It’s not you, it’s the market. If you’re looking for a new front office banking job and you can’t find one, that might be because banks are still biding their time. This could be about to change, maybe.
“There’s a lot of waiting,” says one fixed income headhunter who specializes in macro products, “Banks still want to see who leaves.”
“It’s not a dynamic market in any sense,” agrees Christian Robbins at fixed income search firm Alpha Tradestone, “But the feeling is that it won’t take much to instigate an episode of musical chairs.”
The musical chairs will start if and when people who are unhappy in their current seat get up in search of something better. Optimists point to signs that this is already starting to happen, with a handful of recent exits from Deutsche Bank, Credit Suisse, and Goldman Sachs, for example.
Mostly, however, the movement in the first quarter has happened in tier two houses. Here, emerging markets are hot. Commerzbank and Jefferies have both been bolstering their emerging markets teams. So too has Standard Chartered, which hired Matthew Dunker, an emerging markets credit trader from J.P. Morgan, along with Harroon Sana, a new head of rates sales from Scotiabank. Elsewhere, Cantor hired Nick Taylor from Lombard Forte Securities as an MD in bond sales in London. And HSBC hired Greg Sadler from CQS.
While tier two banks spring into action, hiring remains surprising muted at tier one houses. Despite headhunter claims that Morgan Stanley has decided it’s “underweight in FX and emerging markets” and is “actively looking to hire and out there speaking to everyone,” there’s little sign of anything conclusive. Competition for places is high thanks to an influx of talent from hedge funds. Funds like Eton Park and Prologue have closed and others like CQS have cut costs with the result that ex-bank traders who’ve spent much of past decade in hedge funds are suddenly competing for senior roles. Why hire an also-ran when you could hire a (faded) star?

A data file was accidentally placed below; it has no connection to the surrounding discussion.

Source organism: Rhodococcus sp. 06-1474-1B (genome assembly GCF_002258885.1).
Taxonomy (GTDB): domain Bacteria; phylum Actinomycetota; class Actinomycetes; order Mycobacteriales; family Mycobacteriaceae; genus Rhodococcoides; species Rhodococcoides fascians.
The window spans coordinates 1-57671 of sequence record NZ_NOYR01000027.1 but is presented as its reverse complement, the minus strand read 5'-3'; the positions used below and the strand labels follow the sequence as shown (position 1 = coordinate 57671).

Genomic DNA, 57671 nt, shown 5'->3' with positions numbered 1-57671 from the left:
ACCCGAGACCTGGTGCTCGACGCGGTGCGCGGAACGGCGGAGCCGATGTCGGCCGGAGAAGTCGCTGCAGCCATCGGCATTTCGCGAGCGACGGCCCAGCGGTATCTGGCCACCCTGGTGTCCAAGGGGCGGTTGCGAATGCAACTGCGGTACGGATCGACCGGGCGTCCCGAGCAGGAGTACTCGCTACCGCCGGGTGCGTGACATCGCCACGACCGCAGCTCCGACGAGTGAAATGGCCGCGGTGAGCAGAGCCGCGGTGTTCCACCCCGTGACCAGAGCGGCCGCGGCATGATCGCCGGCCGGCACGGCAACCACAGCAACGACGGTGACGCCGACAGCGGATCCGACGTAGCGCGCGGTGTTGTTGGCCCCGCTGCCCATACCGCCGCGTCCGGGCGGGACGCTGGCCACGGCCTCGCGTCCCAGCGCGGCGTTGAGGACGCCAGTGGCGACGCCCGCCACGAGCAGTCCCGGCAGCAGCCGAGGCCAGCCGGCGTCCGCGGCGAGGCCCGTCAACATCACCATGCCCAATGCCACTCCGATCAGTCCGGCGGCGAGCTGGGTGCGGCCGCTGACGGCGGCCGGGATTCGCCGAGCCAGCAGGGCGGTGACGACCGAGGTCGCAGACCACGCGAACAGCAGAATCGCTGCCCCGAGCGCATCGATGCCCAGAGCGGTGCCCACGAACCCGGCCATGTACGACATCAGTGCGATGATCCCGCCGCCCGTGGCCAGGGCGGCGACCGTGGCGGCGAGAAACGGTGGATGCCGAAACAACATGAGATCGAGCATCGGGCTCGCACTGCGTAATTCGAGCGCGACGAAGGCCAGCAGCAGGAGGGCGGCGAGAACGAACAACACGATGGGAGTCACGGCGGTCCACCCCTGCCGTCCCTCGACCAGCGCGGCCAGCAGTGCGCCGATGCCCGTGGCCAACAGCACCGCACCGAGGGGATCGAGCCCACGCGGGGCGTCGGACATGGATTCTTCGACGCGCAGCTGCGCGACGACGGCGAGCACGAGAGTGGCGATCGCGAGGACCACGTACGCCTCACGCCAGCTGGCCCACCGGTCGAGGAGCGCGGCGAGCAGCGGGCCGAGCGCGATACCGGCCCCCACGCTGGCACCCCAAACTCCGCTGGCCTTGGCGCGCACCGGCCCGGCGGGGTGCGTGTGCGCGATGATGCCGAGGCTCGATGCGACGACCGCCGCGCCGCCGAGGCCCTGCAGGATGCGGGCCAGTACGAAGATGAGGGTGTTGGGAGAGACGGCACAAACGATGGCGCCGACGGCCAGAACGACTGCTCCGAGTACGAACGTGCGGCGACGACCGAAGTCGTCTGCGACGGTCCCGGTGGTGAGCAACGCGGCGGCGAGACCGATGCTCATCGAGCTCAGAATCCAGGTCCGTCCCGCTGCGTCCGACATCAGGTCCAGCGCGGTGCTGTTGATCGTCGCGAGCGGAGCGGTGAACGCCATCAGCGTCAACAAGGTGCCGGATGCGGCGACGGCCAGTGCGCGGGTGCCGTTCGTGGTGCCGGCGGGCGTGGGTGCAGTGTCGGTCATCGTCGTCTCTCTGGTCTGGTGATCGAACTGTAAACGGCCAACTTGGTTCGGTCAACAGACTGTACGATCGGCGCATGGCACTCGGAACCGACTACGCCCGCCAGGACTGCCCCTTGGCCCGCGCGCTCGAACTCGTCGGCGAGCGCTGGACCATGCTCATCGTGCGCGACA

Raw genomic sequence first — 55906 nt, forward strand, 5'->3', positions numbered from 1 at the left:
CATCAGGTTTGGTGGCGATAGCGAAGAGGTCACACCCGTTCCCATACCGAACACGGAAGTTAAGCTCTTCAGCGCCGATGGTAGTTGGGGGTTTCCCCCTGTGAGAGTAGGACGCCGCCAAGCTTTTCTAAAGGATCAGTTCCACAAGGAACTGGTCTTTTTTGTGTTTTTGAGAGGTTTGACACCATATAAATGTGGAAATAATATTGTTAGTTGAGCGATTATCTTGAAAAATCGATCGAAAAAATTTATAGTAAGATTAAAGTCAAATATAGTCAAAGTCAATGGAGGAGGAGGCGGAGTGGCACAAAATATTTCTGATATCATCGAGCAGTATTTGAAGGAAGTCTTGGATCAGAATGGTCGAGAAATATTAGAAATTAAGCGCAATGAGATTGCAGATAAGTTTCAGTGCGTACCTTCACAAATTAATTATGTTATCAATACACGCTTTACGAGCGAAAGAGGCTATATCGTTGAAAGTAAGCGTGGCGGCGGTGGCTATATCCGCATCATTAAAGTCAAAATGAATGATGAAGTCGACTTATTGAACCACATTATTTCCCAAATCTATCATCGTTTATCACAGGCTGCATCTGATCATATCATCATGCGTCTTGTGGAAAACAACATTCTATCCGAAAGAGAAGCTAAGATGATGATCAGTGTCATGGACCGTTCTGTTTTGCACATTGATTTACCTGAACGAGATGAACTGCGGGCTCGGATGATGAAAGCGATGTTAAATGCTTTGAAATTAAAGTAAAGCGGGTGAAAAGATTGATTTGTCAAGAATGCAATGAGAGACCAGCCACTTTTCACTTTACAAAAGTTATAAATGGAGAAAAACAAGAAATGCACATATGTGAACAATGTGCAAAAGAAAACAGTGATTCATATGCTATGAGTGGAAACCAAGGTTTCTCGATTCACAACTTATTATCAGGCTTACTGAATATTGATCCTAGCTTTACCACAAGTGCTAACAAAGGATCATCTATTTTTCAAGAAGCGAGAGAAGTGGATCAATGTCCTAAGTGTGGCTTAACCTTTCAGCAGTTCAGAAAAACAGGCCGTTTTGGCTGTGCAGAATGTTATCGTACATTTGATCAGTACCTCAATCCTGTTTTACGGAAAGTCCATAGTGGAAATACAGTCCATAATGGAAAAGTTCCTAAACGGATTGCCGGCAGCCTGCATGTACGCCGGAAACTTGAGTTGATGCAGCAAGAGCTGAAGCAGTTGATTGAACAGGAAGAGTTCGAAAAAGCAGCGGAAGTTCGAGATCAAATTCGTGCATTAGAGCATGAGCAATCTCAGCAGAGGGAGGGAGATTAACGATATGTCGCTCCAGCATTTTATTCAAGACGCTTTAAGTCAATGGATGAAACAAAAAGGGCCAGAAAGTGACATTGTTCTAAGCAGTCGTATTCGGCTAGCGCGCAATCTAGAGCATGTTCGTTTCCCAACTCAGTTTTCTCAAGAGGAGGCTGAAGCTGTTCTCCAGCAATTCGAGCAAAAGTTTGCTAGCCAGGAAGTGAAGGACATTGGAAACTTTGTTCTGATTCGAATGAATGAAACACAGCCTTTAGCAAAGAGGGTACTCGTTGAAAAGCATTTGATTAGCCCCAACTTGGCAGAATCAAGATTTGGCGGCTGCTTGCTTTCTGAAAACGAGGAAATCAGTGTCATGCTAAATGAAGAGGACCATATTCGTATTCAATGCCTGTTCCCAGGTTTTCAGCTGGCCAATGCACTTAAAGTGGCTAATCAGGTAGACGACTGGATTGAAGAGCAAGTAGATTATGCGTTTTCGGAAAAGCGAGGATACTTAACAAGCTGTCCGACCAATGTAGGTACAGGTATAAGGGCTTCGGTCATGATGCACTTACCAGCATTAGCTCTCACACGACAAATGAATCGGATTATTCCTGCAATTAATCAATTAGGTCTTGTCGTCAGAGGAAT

It’s not much better in cash equities, a business in which Oliver Wyman and Morgan Stanley suggest revenues are in terminal decline. “There’s some specific hiring across most firms in the City within their core franchise, but most banks are still cautious,” says Oliver Rolfe at search firm Spartan Partnership. “With MiFID II approaching next year, most banks are in wait and see mode.”
In equity research, banks are cutting rather than hiring. Kai Korschelt, head of European tech research is understood to have gone from BAML, along with Joel Spungin, a business services researcher and the leisure team, run by Simon Larkin. Bank of America declined to comment, but headhunters blame MiFID. “It’s survival of the fittest,” says one. “You don’t need 30 people covering stocks any more, you need 10.”
In corporate finance and M&A, recruiters say hiring is stifled by senior bankers’ refusal to step down and junior bankers’ diminishing enthusiasm for the buy-side. “There are fewer jobs in hedge funds and private equity than their used to be,” says Andy Pringle at search firm Circle Square. “Because of this, there’s less of the natural movement that usually occurs at this time of year.” With private equity funds sitting on unprecedented amounts of dry powder, juniors who do move to private equity are understood to be concerned about dealflow – there’s simply more action in banks. One large American bank is said to have trimmed its M&A hiring plans after fewer senior bankers than usual exited.
Herein lies the problem. The 2017 hiring carousel will only really start if the dissatisfied bankers of the world decide to do something about it. So far there’s little sign of this. For all Deutsche’s bad bonuses and headhunters’ claims of unprecedented receptiveness from DB people, exits from the German bank have been a trickle rather than a rush. Credit Suisse’s best traders are said to be tied in by the retention bonuses averaging CHF1.5m paid to 150 top staff this year. As risk aversion trumps restlessness, gaps that might have opened up haven’t yet to do so. “In banking nowadays everyone complains about their sh*tty bonuses, but no one ever leaves of their own accord,” one trader observes.
Let this be a call to action. Or not.